Side Effects of Fluid Around the Chest in a Dogby Jean Marie Bauhaus
Side effects generally refer to unintended outcomes of treating a condition. Effects that are caused by the condition itself are referred to as symptoms. While excess fluid in a dog’s chest cavity is itself a symptom of a number of different conditions, some of which can be quite serious, the presence of fluid also has signs and symptoms to watch for. Four different types of this condition exist, and each one presents its own set of symptoms, although there is some overlap.
Pericardial effusion refers to a buildup of fluid inside the pericardial sac that surrounds the heart. This buildup places pressure on the dog’s heart, restricting its ability to beat and pump blood through the body. This can lead to collapse and possible heart failure. If not treated right away, it can result in death. Signs to watch for include vomiting, loss of appetite and weight loss, lethargy, pale gums or a distended abdomen. This condition also can cause respiratory distress, fast breathing or heart rate, fainting or collapse.
With pleural effusion, fluid accumulates in the chest cavity between the lungs and the thoracic wall. It’s normal to have a small amount of fluid in this space, which lubricates the lungs and chest wall. Excessive fluid, though, can restrict the lungs and make breathing difficult. Severe fluid build-up can collapse the lungs -- a life-threatening circumstance for any dog. Symptoms of pleural effusion include either fast breathing or difficulty drawing breath, open-mouthed breathing, coughing, lethargy, decreased appetite and weight loss. A bluish or purplish tinge to the skin, or your dog trying unusual positions in an attempt to make breathing easier are signs to watch for.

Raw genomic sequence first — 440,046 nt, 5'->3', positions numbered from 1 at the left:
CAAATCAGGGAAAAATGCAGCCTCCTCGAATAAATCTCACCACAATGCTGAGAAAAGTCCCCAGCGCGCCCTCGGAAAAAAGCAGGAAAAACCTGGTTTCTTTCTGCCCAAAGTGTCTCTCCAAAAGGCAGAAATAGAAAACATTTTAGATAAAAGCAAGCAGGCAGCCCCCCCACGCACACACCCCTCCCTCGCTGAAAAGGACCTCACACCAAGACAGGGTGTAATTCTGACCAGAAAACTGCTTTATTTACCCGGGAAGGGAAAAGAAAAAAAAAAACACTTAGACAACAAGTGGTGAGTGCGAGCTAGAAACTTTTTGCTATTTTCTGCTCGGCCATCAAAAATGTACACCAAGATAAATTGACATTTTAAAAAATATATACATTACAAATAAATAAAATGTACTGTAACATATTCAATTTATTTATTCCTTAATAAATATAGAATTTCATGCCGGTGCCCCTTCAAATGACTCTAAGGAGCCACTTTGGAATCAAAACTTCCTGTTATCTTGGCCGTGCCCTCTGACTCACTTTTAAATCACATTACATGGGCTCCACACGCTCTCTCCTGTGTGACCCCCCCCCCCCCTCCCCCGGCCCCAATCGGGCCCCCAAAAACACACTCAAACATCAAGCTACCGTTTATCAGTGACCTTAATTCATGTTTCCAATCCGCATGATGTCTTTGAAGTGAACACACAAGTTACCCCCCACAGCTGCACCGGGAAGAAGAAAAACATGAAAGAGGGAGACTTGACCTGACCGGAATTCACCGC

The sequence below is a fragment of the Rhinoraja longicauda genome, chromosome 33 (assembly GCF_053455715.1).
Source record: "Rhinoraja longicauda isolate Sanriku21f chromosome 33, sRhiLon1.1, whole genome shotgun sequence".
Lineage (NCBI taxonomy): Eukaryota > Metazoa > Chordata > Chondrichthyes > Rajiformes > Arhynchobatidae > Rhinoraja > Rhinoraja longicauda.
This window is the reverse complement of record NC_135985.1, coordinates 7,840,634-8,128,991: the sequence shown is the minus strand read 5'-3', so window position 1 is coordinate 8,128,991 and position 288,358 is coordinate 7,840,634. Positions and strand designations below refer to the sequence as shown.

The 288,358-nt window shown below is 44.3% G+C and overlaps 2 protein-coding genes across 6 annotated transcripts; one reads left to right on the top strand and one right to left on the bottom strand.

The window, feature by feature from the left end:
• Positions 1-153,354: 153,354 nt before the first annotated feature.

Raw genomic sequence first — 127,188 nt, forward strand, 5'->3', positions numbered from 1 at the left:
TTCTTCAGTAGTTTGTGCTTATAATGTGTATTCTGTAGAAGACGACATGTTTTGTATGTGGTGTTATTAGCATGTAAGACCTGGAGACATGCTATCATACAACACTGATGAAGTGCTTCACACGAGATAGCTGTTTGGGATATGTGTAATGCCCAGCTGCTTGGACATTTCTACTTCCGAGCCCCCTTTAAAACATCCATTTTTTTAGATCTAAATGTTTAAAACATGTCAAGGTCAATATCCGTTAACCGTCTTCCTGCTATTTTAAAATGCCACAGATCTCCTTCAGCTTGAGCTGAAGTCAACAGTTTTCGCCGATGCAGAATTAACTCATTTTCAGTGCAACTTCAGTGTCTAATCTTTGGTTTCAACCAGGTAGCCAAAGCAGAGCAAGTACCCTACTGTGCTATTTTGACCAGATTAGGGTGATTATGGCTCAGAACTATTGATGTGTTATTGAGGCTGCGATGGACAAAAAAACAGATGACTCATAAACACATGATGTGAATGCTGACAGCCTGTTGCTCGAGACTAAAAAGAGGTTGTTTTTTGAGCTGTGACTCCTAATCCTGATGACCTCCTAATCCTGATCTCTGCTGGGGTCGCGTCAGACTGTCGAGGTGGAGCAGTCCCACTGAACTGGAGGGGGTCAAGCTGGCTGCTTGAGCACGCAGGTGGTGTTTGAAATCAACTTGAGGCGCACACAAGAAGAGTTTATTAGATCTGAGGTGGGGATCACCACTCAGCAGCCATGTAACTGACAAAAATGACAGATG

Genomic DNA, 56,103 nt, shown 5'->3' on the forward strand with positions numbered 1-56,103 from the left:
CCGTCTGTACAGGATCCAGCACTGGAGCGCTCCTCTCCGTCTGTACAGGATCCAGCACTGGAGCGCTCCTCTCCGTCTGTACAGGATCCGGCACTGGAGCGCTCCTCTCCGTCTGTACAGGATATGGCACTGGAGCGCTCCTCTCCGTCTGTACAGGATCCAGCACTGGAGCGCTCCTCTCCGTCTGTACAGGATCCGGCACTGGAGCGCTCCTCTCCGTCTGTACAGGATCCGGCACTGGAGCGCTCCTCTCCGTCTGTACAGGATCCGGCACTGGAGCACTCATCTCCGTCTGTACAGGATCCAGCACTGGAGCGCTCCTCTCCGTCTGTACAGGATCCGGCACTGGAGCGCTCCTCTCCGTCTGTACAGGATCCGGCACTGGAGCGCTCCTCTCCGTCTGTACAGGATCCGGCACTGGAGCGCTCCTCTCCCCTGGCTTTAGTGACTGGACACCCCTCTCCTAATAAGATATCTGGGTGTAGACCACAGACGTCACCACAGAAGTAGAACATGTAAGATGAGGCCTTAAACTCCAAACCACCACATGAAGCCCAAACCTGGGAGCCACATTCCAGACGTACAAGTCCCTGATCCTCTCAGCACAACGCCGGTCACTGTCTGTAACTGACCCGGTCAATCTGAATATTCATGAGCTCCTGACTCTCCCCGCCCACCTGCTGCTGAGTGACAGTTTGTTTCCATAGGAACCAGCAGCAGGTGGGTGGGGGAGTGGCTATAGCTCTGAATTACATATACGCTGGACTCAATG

An accumulation of lymphatic fluid in the chest cavity, chylothorax occurs when the digestive fluid chyle leaks out of the thoracic duct on its way from the small intestine to the veins. If enough of this substance accumulates in the chest, it can obstruct the lymphatic vessels, leading to inflammation and buildup of scar tissue, which constricts the lungs and creates breathing problems. This condition is most commonly seen in the Afghan hound and the Shiba Inu. Signs to watch for include coughing, fast breathing, rattling or other sounds in the lungs, a muffled or irregular heartbeat, loss of appetite and weight loss, inability to exercise and depression. A dog with this condition also might have bluish skin or pale gums.
Hemothorax is a very serious condition that refers to internal bleeding within the chest cavity. It’s usually caused by trauma to the chest, but it can be caused by ruptured tumors or blood clotting disorders. Symptoms of hemothorax include trouble breathing, rapid breathing, pale gums, weakness and collapse. You might also be able to observe internal bruising under the skin. This condition shares symptoms with other chest fluid conditions, so it can be difficult to pinpoint, but these symptoms should be treated as an emergency. If your dog shows signs of any of these conditions, he should be taken to an emergency vet and checked out immediately.
- PetPlace.com: Pericardial Disease in Dogs
- PetMD.com: Fluid Buildup in the Sac Surrounding the Heart in Dogs
- PetPlace.com: Pleural Effusion in Dogs
- PetMD.com: Fluid in Chest (Pleural Effusion) in Dogs
- PetMD.com: Fluid in the Chest in Dogs
- PetPlace.com: Hemothorax: Bleeding in the Chest in Dogs
- Editage: Symptom vs. Side Effect
- Brand X Pictures/Stockbyte/Getty Images